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Damage minimal

Hurricane hits TDCJ facilities near Beaumont for second time in two years

Correctional officers rounding up inmates to board the bus
Offenders evacuated by bus from the privately operated Willacy County State Jail arrive at the McConnell Unit in Beeville.

TDCJ Photo

Monstrous Hurricane Dean made little mischief. But humble Hurricane Humberto sure pulled a fast one.

Humberto developed suddenly off the Texas coast as a tropical storm on September 12 and within 18 hours grew into a Category 1 hurricane that made landfall near High Island – virtually the same area where Hurricane Rita came ashore in September 2005 as a Category 3 storm – and caused minimal damage to TDCJ facilities near Beaumont.

Humberto, which dropped back to tropical storm status shortly after landfall, knocked out power to the Stiles, Gist, and LeBlanc facilities at about 4 a.m. Generators were used to provide the TDCJ facilities with electricity, water, and sewer until power could be restored the following day. Seven inches of rain and winds clocked at 70 mph in the area also caused some minor structural damage at the three facilities. The LeBlanc facility reported minor roof damage, and both the Stiles and Gist facilities had the roof torn from their outlying horse barns. Gist officials also reported water leaks in several buildings within the compound. There were no injuries to staff or offenders at the three units.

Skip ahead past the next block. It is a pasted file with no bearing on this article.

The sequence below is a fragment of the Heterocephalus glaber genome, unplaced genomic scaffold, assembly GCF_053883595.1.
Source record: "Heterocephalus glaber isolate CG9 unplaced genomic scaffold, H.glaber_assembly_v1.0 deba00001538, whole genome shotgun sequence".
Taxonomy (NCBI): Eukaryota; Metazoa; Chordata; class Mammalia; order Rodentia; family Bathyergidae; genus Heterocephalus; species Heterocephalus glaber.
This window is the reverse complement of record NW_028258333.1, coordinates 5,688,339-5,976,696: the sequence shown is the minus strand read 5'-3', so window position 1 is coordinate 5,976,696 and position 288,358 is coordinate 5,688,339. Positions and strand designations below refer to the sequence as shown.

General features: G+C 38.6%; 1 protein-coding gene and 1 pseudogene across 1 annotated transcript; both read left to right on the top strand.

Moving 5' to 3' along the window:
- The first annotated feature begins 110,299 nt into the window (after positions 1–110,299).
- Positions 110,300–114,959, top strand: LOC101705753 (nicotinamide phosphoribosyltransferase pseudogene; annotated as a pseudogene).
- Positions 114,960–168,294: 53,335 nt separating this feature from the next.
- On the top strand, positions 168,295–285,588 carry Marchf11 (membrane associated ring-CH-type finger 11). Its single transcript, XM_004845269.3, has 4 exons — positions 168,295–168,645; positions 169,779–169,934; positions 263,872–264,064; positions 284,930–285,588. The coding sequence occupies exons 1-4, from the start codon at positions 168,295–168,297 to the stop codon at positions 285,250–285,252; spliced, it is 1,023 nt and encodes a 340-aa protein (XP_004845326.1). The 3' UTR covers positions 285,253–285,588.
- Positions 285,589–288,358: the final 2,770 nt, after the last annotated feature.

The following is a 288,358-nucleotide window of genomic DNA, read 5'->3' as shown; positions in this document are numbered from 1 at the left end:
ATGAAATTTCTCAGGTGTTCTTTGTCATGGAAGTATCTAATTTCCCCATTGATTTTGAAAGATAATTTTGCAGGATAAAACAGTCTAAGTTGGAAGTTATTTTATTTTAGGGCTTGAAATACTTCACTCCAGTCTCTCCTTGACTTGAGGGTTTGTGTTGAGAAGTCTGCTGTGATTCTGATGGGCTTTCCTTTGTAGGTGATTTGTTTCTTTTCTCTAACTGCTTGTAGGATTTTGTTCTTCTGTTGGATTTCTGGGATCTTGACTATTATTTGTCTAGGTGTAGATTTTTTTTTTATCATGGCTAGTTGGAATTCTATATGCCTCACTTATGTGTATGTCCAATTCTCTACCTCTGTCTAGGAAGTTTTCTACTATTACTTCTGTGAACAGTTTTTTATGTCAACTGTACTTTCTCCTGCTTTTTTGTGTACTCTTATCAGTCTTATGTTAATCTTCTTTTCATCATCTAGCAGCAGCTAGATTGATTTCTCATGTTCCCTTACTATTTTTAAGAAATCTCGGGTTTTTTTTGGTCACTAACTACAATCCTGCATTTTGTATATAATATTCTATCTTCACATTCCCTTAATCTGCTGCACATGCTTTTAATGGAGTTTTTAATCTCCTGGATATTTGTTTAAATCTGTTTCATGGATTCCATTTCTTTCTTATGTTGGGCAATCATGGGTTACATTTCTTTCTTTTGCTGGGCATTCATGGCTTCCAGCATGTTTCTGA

Parole Division Region I Director Jay Patzke said field officers accounted for all intensive supervision offenders within the scope of the storm and that damage to parole facilities in Beaumont and Orange consisted only of a few broken windows.

Humberto’s development from a tropical storm with 35-mph winds to a hurricane with winds approaching 85 mph in so short a time baffled even seasoned forecasters.

“To put this development in prospective, no tropical cyclone in the historical record has ever reached this intensity at a faster rate near landfall,” said senior hurricane forecaster James Franklin at the National Hurricane Center in Miami.

Stiles Unit Senior Warden Joe Smith said Hurricane Humberto didn’t pack the punch of Hurricane Rita, which left significant damage in her wake.

“There’s no comparison,” he said of the two hurricanes. “I wasn’t near as scared this time.”

Hurricane Dean tracks south

Hurricane Dean, meanwhile, tracked further south than initially anticipated to make landfall in central Mexico in August. But had the Category 5 storm taken a late turn to the north and dug into deep South Texas as some forecast models suggested it might, TDCJ was ready.

“I think the only surprise was that the storm didn’t come any closer to us,” said TDCJ Incident Manager Darin Pacher. “But we planned for it.”

Planning ahead for any sudden movements a hurricane might make proved prophetic two years ago when Hurricane Rita made a 160-mile shift in direction at the 11th hour and made landfall near the Texas-Louisiana border rather than further down the coastline near Matagorda as expected. Since then, TDCJ has continued to hone its hurricane response capabilities by regularly staging drills for both central and regional command staff members. The hurricane drills are extremely realistic, and because of Rita, responders can expect a number of twists and turns to be thrown at them at any time.